Mechanisms of epigenetic inheritance
Supervisor:Dr. Erica Watson
Second Supervisors DepartmentWellcome Trust Sanger Institute
Transgenerational epigenetic inheritance occurs when an environmental stressor (e.g., vitamin deficiency) influences epigenetic patterns leading to developmental phenotypes and/or disease. Remarkably, these pathologies can be inherited by subsequent generations even in the absence of the stressor. The mechanism by which this occurs is not well understood, but excludes changes to the DNA base sequence and is thought to involve epigenetic mechanisms including DNA methylation, histone modifications and small non-coding RNA. The goal of our research is to explore the mechanism of transgenerational epigenetic inheritance in a genetic mouse model of abnormal folate metabolism that displays multigenerational inheritance of developmental phenotypes (Padmanabhan et al, 2013 Cell). Folate (also known as folic acid) is a vitamin that is required by one-carbon metabolism for cellular methylation reactions (e.g., methylation of DNA, histones, RNA). Using our model, potential projects will focus on assessing the germline and embryo for the disruption of chromatin and small non-coding RNA expression that might directly lead to neural tube, heart and placental defects in these individuals and/or in their eventual offspring. Techniques used will be next generation sequencing and bioinformatic analysis (a bioinformatician is also on hand), germ cell collection, embryo dissection and phenotyping, embryo manipulation or injection and uterine transfer, and molecular and epigenetic analysis.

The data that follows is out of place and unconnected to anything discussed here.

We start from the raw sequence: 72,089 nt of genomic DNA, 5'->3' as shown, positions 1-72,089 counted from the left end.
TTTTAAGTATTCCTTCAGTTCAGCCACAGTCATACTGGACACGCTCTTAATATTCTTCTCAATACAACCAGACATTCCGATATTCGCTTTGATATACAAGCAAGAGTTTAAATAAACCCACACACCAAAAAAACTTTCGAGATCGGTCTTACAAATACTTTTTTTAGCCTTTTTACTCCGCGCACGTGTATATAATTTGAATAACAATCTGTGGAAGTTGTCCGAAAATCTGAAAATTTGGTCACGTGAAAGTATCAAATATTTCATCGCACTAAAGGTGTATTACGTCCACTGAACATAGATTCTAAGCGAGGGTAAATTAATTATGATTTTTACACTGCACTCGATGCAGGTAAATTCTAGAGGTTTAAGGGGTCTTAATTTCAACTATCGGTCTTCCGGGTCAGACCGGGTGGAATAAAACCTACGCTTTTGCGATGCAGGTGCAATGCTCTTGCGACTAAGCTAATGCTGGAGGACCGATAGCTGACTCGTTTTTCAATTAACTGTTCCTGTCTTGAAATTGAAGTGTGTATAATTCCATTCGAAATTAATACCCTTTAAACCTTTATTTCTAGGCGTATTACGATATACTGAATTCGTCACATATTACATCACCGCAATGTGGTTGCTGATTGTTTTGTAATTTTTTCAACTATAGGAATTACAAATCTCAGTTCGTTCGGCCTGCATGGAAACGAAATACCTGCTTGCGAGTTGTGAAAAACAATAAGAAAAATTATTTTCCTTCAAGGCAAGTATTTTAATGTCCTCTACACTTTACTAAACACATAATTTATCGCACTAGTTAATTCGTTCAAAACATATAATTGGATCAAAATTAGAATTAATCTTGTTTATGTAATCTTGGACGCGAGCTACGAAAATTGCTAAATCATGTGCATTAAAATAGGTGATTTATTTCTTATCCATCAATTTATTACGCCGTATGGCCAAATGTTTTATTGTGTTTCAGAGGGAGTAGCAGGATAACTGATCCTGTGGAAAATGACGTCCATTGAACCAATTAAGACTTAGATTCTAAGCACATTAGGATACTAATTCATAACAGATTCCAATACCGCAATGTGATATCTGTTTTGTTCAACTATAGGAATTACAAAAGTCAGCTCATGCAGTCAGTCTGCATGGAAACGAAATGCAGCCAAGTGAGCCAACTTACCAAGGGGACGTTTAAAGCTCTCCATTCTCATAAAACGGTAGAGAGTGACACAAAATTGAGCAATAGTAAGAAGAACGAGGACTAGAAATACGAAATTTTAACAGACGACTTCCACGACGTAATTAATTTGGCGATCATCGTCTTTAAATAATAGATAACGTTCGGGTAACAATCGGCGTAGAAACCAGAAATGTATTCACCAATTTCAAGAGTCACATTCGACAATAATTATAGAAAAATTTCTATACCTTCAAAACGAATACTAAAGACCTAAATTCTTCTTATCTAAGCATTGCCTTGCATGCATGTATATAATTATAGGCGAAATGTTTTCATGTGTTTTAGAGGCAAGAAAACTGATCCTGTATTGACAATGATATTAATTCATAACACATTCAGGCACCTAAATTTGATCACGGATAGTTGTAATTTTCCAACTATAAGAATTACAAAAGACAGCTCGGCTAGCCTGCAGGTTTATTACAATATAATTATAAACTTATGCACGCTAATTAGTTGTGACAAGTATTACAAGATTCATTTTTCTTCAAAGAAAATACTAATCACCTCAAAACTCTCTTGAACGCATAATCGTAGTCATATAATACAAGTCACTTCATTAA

Our research in mice indicates that folate deficiency in an individual might affect the development and health of their children, grandchildren and great grandchildren even if they have a normal diet themselves. The next step will be to verify the multigenerational effect we observe in folate-deficient humans. We are working towards finding a suitable patient group. Understanding the epigenetic mechanism of transgenerational inheritance will have implications for preventative medicine and give further sound evidence in support of government programmes of folate-fortification of food, the implementation of which are currently under consideration in the UK. Furthermore, our mechanistic findings can be applied to the multigenerational effects of other non-communicable diseases, such as diabetes and obesity, in hopes of stemming their high frequency in the UK population and elsewhere.